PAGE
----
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Book review: The Theory of Everything

The Theory of Everything – Stephen Hawking

 

The theory of everything is an interesting concept in itself. I always was intrigued by the idea of origin of universe and its growth. Apparently a lot of people have been interested in it other than me. And their interest has been a lot more active than mine. As it turns out everything that happens can be expressed as mathematical equations. Or at least people have been trying to. I knew “A brief history of time by Stephen Hawking” dwells on the subject too. I just chose to read this book because it had lesser number of pages. And I wanted a summary of the history of time and could do without the technicalities.

But then, even this smaller book is quite dense. You need to have a healthy amount of curiosity to be able to get through this book. In the end, it doesn’t answer any specific question you might have on the universe. In fact, Stephen Hawking is blissfully diplomatic about most things. And there are just so many things in the book that are confusing… obfuscating even.


The topics discussed in this book cover origin of universe and several arguments and theories about it, its growth till the present state, black holes, time and its direction and the concluding chapter on the quest for theory of everything. The good thing is that the book is in English. And even though a lot of concepts are brought in which I didn’t fully understand, the partial understanding of the theme was good enough for me to read this book.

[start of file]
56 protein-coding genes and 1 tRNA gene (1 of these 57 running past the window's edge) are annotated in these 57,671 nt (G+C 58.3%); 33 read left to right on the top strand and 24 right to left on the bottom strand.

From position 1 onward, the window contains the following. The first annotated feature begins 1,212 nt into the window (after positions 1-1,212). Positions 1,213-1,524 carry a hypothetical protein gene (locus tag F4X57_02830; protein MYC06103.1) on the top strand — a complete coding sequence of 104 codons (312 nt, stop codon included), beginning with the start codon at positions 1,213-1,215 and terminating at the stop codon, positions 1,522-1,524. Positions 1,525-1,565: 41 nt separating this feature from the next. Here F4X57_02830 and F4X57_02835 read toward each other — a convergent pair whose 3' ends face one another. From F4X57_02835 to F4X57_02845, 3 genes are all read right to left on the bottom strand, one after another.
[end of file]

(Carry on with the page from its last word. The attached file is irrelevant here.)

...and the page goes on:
Stephen Hawking mixes philosophy with science very well. And surprisingly, exhibits quite a sense of subtle humor in this science laden book. He puts forth a point that science was once a branch under philosophy. It was when science just got too complicated for the philosophers that it needed specialized studies. The idea is to read this book like a philosopher, and if you have some amount of interest in astronomy. If you don’t, don’t bother going through this one. You will probably get a headache in the first 2 pages.

 
To end it, the book does not actually give the theory which encompasses everything. It ends with a note that a grand unifying theory will probably emerge from a chain of theories which will sprout over time. And once the “how” of the world is answered… we can go about asking “why”. As I said, deeply philosophical.
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